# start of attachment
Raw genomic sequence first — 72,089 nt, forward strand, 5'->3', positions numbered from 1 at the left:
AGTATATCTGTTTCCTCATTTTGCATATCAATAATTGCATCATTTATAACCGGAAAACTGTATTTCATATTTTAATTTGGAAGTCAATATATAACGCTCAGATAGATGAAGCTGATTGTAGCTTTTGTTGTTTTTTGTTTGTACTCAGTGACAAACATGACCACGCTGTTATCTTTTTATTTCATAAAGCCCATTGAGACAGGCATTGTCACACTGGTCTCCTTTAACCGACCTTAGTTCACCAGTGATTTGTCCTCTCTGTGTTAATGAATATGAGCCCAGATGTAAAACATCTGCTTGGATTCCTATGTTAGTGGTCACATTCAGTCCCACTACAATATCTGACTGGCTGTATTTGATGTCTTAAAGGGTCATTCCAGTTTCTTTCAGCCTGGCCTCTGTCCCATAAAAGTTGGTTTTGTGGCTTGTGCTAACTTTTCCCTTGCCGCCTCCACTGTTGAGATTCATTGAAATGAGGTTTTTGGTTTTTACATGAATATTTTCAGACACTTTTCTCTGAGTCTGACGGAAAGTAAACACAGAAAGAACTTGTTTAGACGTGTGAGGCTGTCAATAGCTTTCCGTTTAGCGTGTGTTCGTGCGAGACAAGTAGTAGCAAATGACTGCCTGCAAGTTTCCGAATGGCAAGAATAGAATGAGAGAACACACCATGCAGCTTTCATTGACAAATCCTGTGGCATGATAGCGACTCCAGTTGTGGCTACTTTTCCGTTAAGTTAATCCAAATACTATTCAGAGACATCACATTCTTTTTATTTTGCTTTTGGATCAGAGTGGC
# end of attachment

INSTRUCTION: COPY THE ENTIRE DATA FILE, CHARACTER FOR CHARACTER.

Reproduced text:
Raw genomic sequence first — 72,089 nt, forward strand, 5'->3', positions numbered from 1 at the left:
AGTATATCTGTTTCCTCATTTTGCATATCAATAATTGCATCATTTATAACCGGAAAACTGTATTTCATATTTTAATTTGGAAGTCAATATATAACGCTCAGATAGATGAAGCTGATTGTAGCTTTTGTTGTTTTTTGTTTGTACTCAGTGACAAACATGACCACGCTGTTATCTTTTTATTTCATAAAGCCCATTGAGACAGGCATTGTCACACTGGTCTCCTTTAACCGACCTTAGTTCACCAGTGATTTGTCCTCTCTGTGTTAATGAATATGAGCCCAGATGTAAAACATCTGCTTGGATTCCTATGTTAGTGGTCACATTCAGTCCCACTACAATATCTGACTGGCTGTATTTGATGTCTTAAAGGGTCATTCCAGTTTCTTTCAGCCTGGCCTCTGTCCCATAAAAGTTGGTTTTGTGGCTTGTGCTAACTTTTCCCTTGCCGCCTCCACTGTTGAGATTCATTGAAATGAGGTTTTTGGTTTTTACATGAATATTTTCAGACACTTTTCTCTGAGTCTGACGGAAAGTAAACACAGAAAGAACTTGTTTAGACGTGTGAGGCTGTCAATAGCTTTCCGTTTAGCGTGTGTTCGTGCGAGACAAGTAGTAGCAAATGACTGCCTGCAAGTTTCCGAATGGCAAGAATAGAATGAGAGAACACACCATGCAGCTTTCATTGACAAATCCTGTGGCATGATAGCGACTCCAGTTGTGGCTACTTTTCCGTTAAGTTAATCCAAATACTATTCAGAGACATCACATTCTTTTTATTTTGCTTTTGGATCAGAGTGGC